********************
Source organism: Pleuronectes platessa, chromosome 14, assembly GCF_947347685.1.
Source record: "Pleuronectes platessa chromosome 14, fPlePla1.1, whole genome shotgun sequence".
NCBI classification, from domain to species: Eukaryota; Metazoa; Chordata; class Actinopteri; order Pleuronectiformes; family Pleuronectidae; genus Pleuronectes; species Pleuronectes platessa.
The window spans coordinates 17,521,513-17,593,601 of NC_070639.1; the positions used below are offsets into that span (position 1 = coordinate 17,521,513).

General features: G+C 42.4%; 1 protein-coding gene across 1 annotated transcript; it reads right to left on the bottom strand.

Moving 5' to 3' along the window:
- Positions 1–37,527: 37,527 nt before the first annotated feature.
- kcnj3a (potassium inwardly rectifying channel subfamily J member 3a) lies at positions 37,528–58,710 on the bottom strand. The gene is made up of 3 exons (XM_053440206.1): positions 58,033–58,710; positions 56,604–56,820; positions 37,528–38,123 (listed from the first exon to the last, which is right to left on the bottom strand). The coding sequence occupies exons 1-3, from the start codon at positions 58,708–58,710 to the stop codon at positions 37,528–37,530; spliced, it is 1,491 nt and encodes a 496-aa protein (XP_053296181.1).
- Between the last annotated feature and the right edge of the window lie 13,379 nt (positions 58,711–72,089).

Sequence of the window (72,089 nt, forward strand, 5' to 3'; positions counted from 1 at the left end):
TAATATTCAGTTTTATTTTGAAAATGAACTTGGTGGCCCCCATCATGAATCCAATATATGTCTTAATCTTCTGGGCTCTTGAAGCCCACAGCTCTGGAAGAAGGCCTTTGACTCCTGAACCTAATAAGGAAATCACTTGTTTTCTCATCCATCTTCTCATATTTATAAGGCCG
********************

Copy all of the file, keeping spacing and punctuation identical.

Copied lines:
Source organism: Pleuronectes platessa, chromosome 14, assembly GCF_947347685.1.
Source record: "Pleuronectes platessa chromosome 14, fPlePla1.1, whole genome shotgun sequence".
NCBI classification, from domain to species: Eukaryota; Metazoa; Chordata; class Actinopteri; order Pleuronectiformes; family Pleuronectidae; genus Pleuronectes; species Pleuronectes platessa.
The window spans coordinates 17,521,513-17,593,601 of NC_070639.1; the positions used below are offsets into that span (position 1 = coordinate 17,521,513).

General features: G+C 42.4%; 1 protein-coding gene across 1 annotated transcript; it reads right to left on the bottom strand.

Moving 5' to 3' along the window:
- Positions 1–37,527: 37,527 nt before the first annotated feature.
- kcnj3a (potassium inwardly rectifying channel subfamily J member 3a) lies at positions 37,528–58,710 on the bottom strand. The gene is made up of 3 exons (XM_053440206.1): positions 58,033–58,710; positions 56,604–56,820; positions 37,528–38,123 (listed from the first exon to the last, which is right to left on the bottom strand). The coding sequence occupies exons 1-3, from the start codon at positions 58,708–58,710 to the stop codon at positions 37,528–37,530; spliced, it is 1,491 nt and encodes a 496-aa protein (XP_053296181.1).
- Between the last annotated feature and the right edge of the window lie 13,379 nt (positions 58,711–72,089).

Sequence of the window (72,089 nt, forward strand, 5' to 3'; positions counted from 1 at the left end):
TAATATTCAGTTTTATTTTGAAAATGAACTTGGTGGCCCCCATCATGAATCCAATATATGTCTTAATCTTCTGGGCTCTTGAAGCCCACAGCTCTGGAAGAAGGCCTTTGACTCCTGAACCTAATAAGGAAATCACTTGTTTTCTCATCCATCTTCTCATATTTATAAGGCCG